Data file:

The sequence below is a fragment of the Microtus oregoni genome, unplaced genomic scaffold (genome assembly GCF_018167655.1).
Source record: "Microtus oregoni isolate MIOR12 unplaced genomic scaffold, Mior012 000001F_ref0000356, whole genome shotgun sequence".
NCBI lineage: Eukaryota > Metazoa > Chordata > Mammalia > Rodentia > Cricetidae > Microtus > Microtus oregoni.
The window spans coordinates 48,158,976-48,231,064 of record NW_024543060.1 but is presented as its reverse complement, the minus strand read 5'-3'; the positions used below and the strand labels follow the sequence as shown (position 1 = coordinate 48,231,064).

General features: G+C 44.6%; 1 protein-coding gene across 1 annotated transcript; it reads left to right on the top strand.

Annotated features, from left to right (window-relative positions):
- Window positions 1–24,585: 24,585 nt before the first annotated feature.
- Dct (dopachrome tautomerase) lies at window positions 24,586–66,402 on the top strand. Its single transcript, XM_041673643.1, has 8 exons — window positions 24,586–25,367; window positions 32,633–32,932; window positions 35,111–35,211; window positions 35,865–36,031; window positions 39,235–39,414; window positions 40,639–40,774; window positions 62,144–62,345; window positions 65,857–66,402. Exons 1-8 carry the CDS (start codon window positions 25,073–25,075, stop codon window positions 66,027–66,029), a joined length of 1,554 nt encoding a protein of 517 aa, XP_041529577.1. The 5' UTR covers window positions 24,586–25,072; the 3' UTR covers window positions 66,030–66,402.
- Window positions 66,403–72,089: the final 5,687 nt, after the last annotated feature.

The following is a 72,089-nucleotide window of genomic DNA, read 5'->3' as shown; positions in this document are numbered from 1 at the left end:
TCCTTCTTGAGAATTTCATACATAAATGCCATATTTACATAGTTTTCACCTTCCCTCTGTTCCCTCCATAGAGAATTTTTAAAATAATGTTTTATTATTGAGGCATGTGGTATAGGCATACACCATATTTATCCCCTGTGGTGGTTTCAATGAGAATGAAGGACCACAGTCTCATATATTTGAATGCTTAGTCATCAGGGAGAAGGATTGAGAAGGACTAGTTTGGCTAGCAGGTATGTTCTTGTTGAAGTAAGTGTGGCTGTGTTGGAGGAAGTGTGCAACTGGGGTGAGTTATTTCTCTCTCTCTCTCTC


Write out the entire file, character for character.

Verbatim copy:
The sequence below is a fragment of the Microtus oregoni genome, unplaced genomic scaffold (genome assembly GCF_018167655.1).
Source record: "Microtus oregoni isolate MIOR12 unplaced genomic scaffold, Mior012 000001F_ref0000356, whole genome shotgun sequence".
NCBI lineage: Eukaryota > Metazoa > Chordata > Mammalia > Rodentia > Cricetidae > Microtus > Microtus oregoni.
The window spans coordinates 48,158,976-48,231,064 of record NW_024543060.1 but is presented as its reverse complement, the minus strand read 5'-3'; the positions used below and the strand labels follow the sequence as shown (position 1 = coordinate 48,231,064).

General features: G+C 44.6%; 1 protein-coding gene across 1 annotated transcript; it reads left to right on the top strand.

Annotated features, from left to right (window-relative positions):
- Window positions 1–24,585: 24,585 nt before the first annotated feature.
- Dct (dopachrome tautomerase) lies at window positions 24,586–66,402 on the top strand. Its single transcript, XM_041673643.1, has 8 exons — window positions 24,586–25,367; window positions 32,633–32,932; window positions 35,111–35,211; window positions 35,865–36,031; window positions 39,235–39,414; window positions 40,639–40,774; window positions 62,144–62,345; window positions 65,857–66,402. Exons 1-8 carry the CDS (start codon window positions 25,073–25,075, stop codon window positions 66,027–66,029), a joined length of 1,554 nt encoding a protein of 517 aa, XP_041529577.1. The 5' UTR covers window positions 24,586–25,072; the 3' UTR covers window positions 66,030–66,402.
- Window positions 66,403–72,089: the final 5,687 nt, after the last annotated feature.

The following is a 72,089-nucleotide window of genomic DNA, read 5'->3' as shown; positions in this document are numbered from 1 at the left end:
TCCTTCTTGAGAATTTCATACATAAATGCCATATTTACATAGTTTTCACCTTCCCTCTGTTCCCTCCATAGAGAATTTTTAAAATAATGTTTTATTATTGAGGCATGTGGTATAGGCATACACCATATTTATCCCCTGTGGTGGTTTCAATGAGAATGAAGGACCACAGTCTCATATATTTGAATGCTTAGTCATCAGGGAGAAGGATTGAGAAGGACTAGTTTGGCTAGCAGGTATGTTCTTGTTGAAGTAAGTGTGGCTGTGTTGGAGGAAGTGTGCAACTGGGGTGAGTTATTTCTCTCTCTCTCTCTC